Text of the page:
Blue Sky, Blue Water

The waters of the Mississippi River do not always appear blue. This river is not naturally blue. The Mighty Mississippi River is filled with sediment, filled with mud coming in from the Big Muddy, the Missouri River. But on a bright blue and clear day, when the sky is a sapphire blue, the waters in and near the Mississippi River are a beautiful, shimmering reflection of that which is mirrored onto it. I love this river in all its iterations, but when its waters look like this…well, that is just the best!

In response to Ragtime Prompts, Blue

Wanderings and Music on the Tallgrass Prairie…Oh, and Bierocks, Too


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I live in the American Midwest. Many Americans call this “fly-over country”, and within that unseen part of the country is what is known as “drive right through it country.” If you are the type of traveler that sticks to the interstate highway, zooming through state after state, as quickly as you can in order to get to those famous mountains and ski resorts in the western United States…well yes, Kansas and Missouri, Illinois and Nebraska become “drive all night to get through them” states. And you would be missing so much of what is beautiful about this vast nation.

The best example of a traveler’s missed opportunity I can think of is the state of Kansas. If road trippers would get off of I-70 and drive along Kansas state and county roads, they would find a land that is beautiful and mesmerizing, a place that makes you understand how big this country really is, and how vast its opportunities. We have driven along Kansas highways and byways many times, and I never tire of its beauty and its openness. As my granddaughter would say, “It’s so grand, Grandma!”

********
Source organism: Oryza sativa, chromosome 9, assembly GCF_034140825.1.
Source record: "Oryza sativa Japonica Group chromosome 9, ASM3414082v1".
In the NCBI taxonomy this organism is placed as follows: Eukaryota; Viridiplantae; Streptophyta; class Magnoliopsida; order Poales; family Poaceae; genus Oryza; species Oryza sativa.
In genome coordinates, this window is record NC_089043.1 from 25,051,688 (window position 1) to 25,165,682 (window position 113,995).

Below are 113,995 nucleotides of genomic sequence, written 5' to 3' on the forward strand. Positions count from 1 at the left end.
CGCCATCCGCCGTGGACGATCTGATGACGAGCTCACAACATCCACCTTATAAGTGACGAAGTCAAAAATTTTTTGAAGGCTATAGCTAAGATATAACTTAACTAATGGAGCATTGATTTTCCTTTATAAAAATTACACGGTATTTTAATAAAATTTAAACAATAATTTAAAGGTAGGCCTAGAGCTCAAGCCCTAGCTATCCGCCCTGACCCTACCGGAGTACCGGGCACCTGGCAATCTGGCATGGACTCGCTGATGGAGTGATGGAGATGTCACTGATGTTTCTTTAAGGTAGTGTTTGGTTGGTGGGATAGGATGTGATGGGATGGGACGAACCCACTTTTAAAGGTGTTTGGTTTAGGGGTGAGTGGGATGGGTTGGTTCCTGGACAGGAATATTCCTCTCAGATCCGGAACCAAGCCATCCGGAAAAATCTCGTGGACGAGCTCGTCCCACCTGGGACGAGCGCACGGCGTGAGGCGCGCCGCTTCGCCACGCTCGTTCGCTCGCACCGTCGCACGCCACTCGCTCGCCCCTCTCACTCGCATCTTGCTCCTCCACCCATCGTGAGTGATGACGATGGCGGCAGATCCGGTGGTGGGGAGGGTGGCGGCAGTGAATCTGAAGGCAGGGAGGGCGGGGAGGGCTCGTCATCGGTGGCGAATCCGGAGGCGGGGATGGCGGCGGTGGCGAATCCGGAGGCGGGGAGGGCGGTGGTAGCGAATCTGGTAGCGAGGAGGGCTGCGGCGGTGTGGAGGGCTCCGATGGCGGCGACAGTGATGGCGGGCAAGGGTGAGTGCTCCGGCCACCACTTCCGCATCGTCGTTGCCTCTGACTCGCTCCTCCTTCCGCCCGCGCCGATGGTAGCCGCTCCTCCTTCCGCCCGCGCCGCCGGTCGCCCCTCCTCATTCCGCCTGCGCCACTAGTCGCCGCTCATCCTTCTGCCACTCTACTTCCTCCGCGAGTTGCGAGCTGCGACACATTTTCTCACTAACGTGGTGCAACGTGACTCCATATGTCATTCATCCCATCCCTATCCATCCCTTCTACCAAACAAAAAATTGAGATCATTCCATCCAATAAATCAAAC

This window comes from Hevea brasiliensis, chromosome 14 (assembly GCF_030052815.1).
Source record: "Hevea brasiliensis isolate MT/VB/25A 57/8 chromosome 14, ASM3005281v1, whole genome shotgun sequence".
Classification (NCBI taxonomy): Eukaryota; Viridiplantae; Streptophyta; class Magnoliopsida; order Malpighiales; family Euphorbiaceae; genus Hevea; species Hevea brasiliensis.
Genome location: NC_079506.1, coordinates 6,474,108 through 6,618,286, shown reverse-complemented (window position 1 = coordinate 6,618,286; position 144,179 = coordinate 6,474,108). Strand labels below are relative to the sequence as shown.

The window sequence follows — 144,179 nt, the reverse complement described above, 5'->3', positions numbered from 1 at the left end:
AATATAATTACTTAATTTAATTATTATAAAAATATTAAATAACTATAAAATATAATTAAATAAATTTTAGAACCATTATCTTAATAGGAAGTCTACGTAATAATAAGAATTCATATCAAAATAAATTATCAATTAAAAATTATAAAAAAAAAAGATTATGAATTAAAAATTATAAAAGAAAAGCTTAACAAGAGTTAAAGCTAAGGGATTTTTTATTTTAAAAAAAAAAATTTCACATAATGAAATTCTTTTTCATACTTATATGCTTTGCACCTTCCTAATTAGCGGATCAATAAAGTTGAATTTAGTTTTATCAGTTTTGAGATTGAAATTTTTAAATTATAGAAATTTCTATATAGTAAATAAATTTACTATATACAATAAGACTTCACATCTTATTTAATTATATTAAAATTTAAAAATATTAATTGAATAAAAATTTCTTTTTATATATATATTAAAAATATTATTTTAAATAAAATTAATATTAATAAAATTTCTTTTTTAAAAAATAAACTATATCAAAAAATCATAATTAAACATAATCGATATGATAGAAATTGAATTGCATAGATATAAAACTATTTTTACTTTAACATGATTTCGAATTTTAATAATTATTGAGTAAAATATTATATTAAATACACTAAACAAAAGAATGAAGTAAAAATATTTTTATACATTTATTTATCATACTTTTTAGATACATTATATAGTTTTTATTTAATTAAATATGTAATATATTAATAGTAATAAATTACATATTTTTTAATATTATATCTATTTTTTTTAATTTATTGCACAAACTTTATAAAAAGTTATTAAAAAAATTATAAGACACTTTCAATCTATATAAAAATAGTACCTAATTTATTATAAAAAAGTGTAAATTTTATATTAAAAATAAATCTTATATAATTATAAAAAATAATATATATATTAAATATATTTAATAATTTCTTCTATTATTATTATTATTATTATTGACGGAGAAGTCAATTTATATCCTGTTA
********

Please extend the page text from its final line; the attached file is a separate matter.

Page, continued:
This is America’s heartland, and the world’s breadbasket. Once, this heartland was covered in acre upon acre of tallgrass prairie. Today the National Park Service estimates there is less than 4% of the original prairie remaining. Other sources estimate a mere 1%, while some optimistic souls believe there may be as much as 18% remaining due to unknown patches here and there. Original  prairie refers to tallgrass landscape that has never been plowed for other uses.

The largest swath of original tallgrass prairie remaining is in the Flint Hills of eastern Kansas. It extends from the northern border of Kansas on the Nebraska border, 200 miles south to just inside the state of Oklahoma. It is 80 miles wide at its widest point.

Its rocky terrain made it an undesirable area for farming. If you walk through the tallgrass prairie of the Flint Hills you will find pieces of chert, big and small, scattered across the landscape. The underlying bedrock of the area is limestone and shale. Over time this bedrock weathers, erodes and dissolves. Chert is a very hard rock found within the layers of the bedrock. When the limestone and shale erode away, the chert is left behind. Another name for chert is flint, and flint is what Native Americans used to make their spear and arrow heads.

Chert, or flint, is left behind when softer rocks around it erode. You will find flint scattered throughout the tallgrass prairie of the Flint Hills.

We have been to the Flint Hills before, but one of my bucket list items has always been to attend the “Symphony in the Flint Hills”. This year was the year, and we gave each other the trip to the symphony as Christmas gifts. We spent three days exploring Kansas in addition to attending the concert.  We were also excited to visit a place about which I have read a lot…Konza Prairie in Manhattan, Kansas. It was a major goal…to walk that prairie!